Industry, Operational and Macroeconomic Risks

  • The outbreak of COVID-19 has adversely impacted our business, and the continuance of this pandemic, or any future outbreak of any contagious diseases or other public health emergency, could materially and adversely affect our business, financial condition, liquidity and results of operations.
  • Our inability to accurately forecast and estimate the amount and timing of future collections could have a material adverse effect on results of operations.
  • Due to competition from traditional financing sources and non-traditional lenders, we may not be able to compete successfully.
  • Reliance on third parties to administer our ancillary product offerings could adversely affect our business and financial results.
  • We are dependent on our senior management and the loss of any of these individuals or an inability to hire additional team members could adversely affect our ability to operate profitably.
  • Our reputation is a key asset to our business, and our business may be affected by how we are perceived in the marketplace.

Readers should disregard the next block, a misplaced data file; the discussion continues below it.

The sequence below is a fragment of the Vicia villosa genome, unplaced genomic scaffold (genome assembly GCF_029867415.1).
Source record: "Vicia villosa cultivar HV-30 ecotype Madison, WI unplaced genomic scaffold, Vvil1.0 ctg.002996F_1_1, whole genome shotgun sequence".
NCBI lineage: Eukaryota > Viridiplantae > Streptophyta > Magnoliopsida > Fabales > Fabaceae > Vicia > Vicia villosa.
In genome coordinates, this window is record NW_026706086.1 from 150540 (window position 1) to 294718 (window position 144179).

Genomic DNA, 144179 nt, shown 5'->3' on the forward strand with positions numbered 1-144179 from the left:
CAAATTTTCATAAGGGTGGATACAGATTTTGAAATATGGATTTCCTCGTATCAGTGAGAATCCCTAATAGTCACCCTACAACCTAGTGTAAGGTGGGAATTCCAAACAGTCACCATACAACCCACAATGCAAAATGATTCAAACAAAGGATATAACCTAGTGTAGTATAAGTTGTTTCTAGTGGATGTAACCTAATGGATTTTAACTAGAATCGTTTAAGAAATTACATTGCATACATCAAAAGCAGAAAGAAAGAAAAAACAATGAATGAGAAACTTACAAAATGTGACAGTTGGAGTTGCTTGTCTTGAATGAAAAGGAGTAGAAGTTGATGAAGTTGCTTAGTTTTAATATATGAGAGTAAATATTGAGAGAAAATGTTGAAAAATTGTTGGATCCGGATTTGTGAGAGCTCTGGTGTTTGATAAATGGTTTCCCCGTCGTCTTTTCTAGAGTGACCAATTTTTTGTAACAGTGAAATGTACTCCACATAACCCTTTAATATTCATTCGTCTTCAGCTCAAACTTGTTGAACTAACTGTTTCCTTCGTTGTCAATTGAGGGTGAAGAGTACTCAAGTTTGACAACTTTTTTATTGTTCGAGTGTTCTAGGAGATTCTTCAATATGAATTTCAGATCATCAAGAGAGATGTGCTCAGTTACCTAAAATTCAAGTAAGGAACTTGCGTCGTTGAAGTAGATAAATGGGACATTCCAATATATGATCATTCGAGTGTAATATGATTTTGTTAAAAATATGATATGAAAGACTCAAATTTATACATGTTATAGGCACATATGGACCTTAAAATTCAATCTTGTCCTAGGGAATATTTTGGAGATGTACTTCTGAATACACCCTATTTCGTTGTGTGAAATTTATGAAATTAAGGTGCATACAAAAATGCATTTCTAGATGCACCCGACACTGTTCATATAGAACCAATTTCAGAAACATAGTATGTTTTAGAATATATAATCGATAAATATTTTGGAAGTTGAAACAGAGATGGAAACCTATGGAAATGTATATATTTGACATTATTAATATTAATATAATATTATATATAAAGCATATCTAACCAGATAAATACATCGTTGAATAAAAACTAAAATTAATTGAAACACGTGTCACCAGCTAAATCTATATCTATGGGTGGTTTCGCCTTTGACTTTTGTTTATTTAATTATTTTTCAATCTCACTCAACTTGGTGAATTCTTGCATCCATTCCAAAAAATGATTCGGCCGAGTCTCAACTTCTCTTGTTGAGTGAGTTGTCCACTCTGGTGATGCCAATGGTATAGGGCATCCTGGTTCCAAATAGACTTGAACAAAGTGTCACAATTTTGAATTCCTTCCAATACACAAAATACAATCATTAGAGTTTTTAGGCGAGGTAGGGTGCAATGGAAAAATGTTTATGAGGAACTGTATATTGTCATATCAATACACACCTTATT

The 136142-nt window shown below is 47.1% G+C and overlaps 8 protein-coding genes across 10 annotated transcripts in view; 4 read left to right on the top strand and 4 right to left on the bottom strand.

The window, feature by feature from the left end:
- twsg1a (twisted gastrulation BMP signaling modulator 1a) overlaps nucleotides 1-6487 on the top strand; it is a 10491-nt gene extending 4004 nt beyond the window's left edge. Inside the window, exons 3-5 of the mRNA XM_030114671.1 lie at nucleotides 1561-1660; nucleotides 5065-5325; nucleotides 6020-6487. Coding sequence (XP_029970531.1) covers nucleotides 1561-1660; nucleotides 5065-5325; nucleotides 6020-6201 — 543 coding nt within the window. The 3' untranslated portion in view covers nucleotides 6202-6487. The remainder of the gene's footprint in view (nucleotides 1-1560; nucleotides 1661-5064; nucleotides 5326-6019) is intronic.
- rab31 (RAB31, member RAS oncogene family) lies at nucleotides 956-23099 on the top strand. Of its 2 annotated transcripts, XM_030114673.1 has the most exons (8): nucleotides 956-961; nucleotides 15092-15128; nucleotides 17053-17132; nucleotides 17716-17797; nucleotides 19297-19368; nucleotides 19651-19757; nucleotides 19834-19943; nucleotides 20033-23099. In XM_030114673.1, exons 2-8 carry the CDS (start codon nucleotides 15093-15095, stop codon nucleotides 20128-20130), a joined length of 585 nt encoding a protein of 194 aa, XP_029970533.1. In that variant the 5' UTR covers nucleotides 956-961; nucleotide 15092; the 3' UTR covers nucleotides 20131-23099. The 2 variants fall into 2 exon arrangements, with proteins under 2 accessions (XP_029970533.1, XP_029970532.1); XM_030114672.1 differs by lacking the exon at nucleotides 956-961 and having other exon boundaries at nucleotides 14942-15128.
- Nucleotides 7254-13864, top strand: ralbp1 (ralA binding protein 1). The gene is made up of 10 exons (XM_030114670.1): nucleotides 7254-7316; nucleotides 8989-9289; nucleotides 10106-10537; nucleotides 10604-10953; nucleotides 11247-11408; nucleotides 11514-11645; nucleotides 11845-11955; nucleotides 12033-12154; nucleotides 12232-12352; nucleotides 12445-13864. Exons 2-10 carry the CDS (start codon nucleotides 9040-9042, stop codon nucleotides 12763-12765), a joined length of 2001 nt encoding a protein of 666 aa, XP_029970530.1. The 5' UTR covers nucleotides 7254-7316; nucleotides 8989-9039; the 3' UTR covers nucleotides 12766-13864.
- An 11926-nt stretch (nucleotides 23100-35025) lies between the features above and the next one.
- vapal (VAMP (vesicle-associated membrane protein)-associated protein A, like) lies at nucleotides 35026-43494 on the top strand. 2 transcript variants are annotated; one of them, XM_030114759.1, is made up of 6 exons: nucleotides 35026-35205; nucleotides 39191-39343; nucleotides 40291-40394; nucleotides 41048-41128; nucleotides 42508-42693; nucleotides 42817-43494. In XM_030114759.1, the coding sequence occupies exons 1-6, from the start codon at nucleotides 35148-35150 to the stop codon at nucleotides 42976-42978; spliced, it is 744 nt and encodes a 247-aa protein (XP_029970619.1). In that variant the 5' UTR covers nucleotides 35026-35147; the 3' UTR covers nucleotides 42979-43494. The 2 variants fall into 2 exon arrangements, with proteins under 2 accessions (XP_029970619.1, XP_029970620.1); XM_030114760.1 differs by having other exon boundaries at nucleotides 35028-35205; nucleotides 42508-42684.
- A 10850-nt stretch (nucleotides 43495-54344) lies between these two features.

• The concentration of our dealers in several states could adversely affect us.
  • Reliance on our outsourced business functions could adversely affect our business.
  • Our ability to hire and retain foreign information technology personnel could be hindered by immigration restrictions.
  • We may be unable to execute our business strategy due to current economic conditions.
  • Adverse changes in economic conditions, the automobile or finance industries, or the non-prime consumer market could adversely affect our financial position, liquidity and results of operations, the ability of key vendors that we depend on to supply us with services, and our ability to enter into future financing transactions.
  • Natural disasters, acts of war, terrorist attacks and threats or the escalation of military activity in response to these attacks or otherwise may negatively affect our business, financial condition and results of operations.